“Our Federalism” is a catchphrase for the system of jurisprudence belonging to the people of the United States.

The term denotes the country’s unique governmental arrangement, “a legal system unprecedented in form and design, establishing two orders of government, each with its own direct relationship, its own privity, its own set of mutual rights and obligations to the people who sustain it and are governed by it.”1

Today the phrase is closely associated with the so-called Younger abstention doctrine, though its broader constitutional explanation involves the Declaration of Independence and those “Free and Independent States” advanced by the successful termination of the Revolutionary War.  The slogan “does not mean blind deference to ‘States’ Rights’ any more than it means centralization of control over every important issue in our National Government and its courts.  The Framers rejected both these courses.”2

Instead, ratification of the Constitution established that the individual States were to be “no more subject, within their respective spheres, to the general authority than the general authority is subject to them, within its own sphere.”3  This combination of incomplete governments yielded one complete system of American jurisprudence, where “separation of the two spheres is one of the Constitution’s structural protections of liberty.”4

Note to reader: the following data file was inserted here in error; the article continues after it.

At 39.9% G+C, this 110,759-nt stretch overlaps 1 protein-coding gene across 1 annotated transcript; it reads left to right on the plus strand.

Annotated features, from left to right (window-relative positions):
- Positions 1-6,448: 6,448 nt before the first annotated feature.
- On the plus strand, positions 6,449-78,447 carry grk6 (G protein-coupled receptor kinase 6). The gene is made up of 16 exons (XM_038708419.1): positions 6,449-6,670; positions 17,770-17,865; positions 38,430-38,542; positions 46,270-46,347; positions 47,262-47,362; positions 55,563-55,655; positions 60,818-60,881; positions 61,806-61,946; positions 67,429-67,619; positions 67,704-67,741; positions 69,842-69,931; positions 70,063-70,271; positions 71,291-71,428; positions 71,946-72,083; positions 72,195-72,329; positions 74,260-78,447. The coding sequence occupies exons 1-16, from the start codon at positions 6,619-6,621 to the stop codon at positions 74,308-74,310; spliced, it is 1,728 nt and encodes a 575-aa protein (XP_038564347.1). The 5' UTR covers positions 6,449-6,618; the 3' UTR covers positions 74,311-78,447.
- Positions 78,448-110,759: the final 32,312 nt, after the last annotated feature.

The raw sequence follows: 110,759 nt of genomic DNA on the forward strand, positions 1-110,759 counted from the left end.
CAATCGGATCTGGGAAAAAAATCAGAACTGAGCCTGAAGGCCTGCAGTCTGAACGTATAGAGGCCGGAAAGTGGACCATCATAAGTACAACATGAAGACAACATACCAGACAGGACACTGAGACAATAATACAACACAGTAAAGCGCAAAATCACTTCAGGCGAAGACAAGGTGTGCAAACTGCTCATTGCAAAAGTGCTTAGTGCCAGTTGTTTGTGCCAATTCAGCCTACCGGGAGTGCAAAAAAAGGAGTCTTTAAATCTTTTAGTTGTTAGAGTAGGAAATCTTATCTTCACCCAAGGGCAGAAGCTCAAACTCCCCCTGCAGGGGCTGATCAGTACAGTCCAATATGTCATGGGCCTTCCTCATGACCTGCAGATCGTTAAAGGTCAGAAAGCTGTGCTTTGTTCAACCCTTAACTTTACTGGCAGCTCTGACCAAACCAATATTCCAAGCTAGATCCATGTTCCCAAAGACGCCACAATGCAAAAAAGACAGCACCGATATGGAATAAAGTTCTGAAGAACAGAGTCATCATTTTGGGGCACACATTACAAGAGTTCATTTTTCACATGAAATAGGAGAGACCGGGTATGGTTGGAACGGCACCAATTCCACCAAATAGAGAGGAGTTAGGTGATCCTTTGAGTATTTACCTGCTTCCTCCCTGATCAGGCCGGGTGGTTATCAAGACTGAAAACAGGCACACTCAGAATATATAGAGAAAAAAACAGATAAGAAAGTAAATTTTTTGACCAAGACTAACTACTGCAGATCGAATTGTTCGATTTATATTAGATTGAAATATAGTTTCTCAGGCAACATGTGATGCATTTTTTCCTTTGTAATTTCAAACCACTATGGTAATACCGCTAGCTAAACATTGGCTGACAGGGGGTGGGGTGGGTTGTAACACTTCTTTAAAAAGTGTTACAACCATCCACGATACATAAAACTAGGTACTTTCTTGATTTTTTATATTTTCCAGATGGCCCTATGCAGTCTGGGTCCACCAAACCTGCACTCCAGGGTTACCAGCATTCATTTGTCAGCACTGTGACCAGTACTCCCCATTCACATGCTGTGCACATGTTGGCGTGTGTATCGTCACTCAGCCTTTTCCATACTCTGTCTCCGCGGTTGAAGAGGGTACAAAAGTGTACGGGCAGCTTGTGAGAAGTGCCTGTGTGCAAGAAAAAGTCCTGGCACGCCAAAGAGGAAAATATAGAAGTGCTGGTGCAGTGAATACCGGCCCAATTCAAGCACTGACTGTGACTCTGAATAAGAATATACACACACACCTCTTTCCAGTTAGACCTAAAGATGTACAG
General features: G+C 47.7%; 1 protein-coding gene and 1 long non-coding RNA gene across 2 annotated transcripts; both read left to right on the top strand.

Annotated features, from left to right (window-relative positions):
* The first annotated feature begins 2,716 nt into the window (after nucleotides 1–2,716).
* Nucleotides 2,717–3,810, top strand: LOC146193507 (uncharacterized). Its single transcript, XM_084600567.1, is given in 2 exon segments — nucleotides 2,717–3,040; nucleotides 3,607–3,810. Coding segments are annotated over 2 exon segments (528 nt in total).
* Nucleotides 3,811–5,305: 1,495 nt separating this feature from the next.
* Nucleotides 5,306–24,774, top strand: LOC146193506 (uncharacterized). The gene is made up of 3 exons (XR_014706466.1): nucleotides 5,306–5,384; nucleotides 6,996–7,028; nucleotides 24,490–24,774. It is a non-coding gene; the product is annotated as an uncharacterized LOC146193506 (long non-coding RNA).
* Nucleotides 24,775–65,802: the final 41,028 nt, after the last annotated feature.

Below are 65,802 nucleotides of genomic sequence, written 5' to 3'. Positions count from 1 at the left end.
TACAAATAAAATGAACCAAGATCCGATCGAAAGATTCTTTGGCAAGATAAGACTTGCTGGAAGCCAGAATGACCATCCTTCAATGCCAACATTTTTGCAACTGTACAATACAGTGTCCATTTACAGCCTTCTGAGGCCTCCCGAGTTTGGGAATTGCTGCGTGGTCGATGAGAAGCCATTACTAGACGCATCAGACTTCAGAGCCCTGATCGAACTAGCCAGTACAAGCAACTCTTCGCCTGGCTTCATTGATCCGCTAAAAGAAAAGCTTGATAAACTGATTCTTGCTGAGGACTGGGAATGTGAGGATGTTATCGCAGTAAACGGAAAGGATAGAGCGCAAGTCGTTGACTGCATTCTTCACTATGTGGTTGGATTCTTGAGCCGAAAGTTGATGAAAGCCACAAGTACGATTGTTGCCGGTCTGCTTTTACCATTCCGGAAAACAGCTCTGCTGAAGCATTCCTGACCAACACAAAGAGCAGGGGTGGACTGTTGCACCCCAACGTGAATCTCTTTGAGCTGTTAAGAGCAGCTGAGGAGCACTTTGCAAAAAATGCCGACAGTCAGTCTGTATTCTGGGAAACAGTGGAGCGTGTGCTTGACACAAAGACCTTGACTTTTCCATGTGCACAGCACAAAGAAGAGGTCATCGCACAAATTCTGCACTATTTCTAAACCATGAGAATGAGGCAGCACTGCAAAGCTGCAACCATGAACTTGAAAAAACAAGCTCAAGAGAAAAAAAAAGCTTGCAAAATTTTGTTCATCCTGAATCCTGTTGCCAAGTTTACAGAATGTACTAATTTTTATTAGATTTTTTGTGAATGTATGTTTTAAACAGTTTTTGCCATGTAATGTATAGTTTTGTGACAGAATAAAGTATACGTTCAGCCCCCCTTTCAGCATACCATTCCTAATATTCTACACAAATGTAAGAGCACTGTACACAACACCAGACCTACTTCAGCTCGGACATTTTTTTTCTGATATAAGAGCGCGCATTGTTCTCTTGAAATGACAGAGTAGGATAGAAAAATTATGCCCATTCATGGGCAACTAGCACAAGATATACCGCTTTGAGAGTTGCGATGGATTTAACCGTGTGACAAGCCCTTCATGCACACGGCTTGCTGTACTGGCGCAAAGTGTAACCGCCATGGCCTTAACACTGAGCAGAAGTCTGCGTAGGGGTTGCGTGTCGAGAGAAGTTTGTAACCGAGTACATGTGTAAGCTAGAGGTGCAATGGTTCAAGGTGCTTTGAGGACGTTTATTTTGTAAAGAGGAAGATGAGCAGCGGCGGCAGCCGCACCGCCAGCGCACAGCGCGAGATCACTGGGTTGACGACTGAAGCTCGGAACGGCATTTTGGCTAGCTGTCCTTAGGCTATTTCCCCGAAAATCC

In this way our federalism overcame the age-old monopoly of government and provided a significant legal mechanism to increase individual freedom, the ultimate aim back of the expression.

Early on, the Supreme Court made it clear that the people had a right “to reserve to themselves those sovereign authorities which they might not choose to delegate to either” government, explaining that “[t]he constitution of the United States was ordained and established, not by the states in their sovereign capacities, but emphatically, as the preamble of the constitution declares, by ‘the people of the United States.’”5  More recently the high court deemed likewise that the “sovereignty of the States” was put in place exclusively “for the protection of individuals,” not for the benefit of the States or state governments, or even the public officials governing the States.6  Accounting for the built-in tension between state power and national authority, the court held that “State sovereignty is not just an end in itself: ‘Rather, federalism secures to citizens the liberties that derive from the diffusion of sovereign power.’”7

Mainly, the authors of the Constitution “split the atom of sovereignty”8 on the premise that “in division there is not only strength but freedom from tyranny.”9  Principal framer James Madison described the result as a compound republic10 designed to divide government power and maximize the freedom reserved to the people.


1.  U.S. Term Limits, Inc. v. Thornton, 514 U.S. 779, 838 (1995) (Kennedy, J., concurring).
2.  Younger v. Harris, 401 U.S. 37, 44-45 (1971).
3.  The Federalist No. 39, at 245 (James Madison) (Clinton Rossiter ed., 1961).
4.  Printz v. United States, 521 U.S. 898, 921 (1997).
5.  Martin v. Hunter’s Lessee, 14 U.S. 304, 324-325 (1816).
6.  New York v. United States, 505 U.S. 144, 181 (1992).
7.  New York v. United States, 505 U.S. 144, 181 (1992) (quoting Coleman v. Thompson, 501 U.S. 722, 759 (1991) (Blackmun, J., dissenting)).
8.  U.S. Term Limits, Inc. v. Thornton, 514 U.S. 779, 838 (1995) (Kennedy, J., concurring).
9.  Reid v. Covert, 354 U.S. 1, 40 (1957).
10.  The Federalist No. 51, at 323 (James Madison) (Clinton Rossiter ed., 1961).